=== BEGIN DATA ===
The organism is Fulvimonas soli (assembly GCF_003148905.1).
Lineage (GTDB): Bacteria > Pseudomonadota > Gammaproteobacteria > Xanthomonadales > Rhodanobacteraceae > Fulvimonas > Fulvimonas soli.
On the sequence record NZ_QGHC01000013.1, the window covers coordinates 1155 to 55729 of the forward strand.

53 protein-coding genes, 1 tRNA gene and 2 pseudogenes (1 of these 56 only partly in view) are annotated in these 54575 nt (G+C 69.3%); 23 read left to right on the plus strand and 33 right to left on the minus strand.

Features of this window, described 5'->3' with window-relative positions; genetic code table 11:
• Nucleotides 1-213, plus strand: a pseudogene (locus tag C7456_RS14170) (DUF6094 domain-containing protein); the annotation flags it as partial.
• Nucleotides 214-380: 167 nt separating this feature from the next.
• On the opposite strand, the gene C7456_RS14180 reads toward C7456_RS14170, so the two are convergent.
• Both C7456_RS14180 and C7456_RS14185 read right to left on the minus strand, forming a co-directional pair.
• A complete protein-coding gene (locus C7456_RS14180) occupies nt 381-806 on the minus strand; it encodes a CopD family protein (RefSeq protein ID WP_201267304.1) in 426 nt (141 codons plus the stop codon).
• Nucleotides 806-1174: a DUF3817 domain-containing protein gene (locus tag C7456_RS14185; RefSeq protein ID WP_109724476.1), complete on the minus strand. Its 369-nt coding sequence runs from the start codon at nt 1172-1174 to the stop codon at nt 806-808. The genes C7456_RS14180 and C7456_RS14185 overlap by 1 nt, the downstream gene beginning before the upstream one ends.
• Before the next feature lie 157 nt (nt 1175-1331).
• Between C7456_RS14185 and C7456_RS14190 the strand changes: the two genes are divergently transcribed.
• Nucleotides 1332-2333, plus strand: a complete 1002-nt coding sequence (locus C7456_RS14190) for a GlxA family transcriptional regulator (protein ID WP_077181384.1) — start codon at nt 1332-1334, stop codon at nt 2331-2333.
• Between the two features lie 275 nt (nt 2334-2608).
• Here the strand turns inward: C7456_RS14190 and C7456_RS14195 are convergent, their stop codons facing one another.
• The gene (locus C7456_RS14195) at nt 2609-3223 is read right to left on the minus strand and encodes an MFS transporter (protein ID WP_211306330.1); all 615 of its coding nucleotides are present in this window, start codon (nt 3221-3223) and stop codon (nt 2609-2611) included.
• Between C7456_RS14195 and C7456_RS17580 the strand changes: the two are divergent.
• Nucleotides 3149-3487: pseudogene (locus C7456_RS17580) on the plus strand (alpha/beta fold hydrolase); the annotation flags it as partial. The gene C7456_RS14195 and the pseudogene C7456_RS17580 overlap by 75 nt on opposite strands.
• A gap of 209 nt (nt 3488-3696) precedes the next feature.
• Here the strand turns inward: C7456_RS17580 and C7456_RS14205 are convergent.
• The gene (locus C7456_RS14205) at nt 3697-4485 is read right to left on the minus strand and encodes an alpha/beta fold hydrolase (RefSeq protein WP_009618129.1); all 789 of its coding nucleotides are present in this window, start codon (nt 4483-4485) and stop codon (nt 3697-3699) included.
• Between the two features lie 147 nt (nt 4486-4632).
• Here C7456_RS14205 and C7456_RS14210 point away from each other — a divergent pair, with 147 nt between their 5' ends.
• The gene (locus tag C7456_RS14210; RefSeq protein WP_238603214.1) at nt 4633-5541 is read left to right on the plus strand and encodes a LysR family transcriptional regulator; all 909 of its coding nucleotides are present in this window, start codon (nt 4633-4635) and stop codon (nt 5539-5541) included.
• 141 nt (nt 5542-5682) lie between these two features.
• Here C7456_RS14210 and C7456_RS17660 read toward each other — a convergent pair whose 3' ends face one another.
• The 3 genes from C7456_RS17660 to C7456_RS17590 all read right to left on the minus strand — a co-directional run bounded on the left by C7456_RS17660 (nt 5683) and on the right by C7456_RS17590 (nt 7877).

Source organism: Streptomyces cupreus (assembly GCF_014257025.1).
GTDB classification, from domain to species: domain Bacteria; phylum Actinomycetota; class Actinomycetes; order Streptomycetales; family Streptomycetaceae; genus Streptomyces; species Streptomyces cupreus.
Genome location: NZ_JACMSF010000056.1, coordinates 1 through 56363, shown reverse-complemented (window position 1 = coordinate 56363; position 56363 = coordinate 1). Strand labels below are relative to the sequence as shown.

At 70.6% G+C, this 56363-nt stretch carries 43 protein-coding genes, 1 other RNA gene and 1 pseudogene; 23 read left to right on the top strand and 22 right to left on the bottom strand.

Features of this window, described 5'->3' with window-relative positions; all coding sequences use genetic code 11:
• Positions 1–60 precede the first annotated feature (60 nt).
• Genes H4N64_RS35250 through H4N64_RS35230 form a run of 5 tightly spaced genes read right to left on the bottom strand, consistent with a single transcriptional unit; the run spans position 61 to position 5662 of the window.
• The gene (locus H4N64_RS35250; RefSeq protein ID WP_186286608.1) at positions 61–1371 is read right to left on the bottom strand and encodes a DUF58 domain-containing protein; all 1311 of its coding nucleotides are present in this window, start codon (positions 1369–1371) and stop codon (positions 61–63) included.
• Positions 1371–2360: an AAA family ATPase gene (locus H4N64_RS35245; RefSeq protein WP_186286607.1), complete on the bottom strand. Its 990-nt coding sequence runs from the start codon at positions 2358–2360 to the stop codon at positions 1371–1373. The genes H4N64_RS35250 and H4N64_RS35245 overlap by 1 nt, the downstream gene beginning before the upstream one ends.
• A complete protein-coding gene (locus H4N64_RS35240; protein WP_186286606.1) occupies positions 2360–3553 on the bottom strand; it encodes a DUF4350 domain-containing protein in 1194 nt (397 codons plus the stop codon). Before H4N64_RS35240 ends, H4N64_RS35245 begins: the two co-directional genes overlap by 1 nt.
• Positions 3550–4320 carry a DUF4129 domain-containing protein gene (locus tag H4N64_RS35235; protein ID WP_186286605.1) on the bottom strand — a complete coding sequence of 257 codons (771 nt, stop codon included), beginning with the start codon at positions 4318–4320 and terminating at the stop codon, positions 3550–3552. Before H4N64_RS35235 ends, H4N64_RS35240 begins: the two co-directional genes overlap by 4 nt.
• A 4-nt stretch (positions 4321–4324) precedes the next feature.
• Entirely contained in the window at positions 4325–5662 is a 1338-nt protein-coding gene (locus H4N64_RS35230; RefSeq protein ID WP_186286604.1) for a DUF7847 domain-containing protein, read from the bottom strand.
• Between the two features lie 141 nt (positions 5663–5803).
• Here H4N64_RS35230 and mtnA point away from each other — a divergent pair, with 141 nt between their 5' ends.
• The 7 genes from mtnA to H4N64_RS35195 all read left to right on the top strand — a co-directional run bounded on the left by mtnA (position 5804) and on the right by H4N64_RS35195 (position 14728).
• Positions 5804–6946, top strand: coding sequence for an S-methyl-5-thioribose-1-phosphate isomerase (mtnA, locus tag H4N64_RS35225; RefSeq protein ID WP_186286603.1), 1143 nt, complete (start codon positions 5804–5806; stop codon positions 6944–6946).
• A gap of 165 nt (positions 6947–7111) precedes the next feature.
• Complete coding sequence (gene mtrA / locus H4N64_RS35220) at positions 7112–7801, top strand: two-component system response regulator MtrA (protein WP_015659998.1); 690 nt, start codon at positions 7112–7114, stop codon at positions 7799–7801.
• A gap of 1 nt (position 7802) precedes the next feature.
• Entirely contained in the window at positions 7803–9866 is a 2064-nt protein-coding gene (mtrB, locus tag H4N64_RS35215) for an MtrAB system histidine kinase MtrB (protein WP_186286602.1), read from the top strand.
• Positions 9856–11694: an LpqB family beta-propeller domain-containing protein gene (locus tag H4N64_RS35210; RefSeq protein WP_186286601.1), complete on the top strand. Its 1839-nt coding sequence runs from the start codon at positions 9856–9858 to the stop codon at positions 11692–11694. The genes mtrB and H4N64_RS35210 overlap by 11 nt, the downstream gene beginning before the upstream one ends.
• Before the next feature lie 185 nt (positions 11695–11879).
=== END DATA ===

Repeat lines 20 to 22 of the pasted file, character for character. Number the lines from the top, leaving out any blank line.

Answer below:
• A gap of 209 nt (nt 3488-3696) precedes the next feature.
• Here the strand turns inward: C7456_RS17580 and C7456_RS14205 are convergent.
• The gene (locus C7456_RS14205) at nt 3697-4485 is read right to left on the minus strand and encodes an alpha/beta fold hydrolase (RefSeq protein WP_009618129.1); all 789 of its coding nucleotides are present in this window, start codon (nt 4483-4485) and stop codon (nt 3697-3699) included.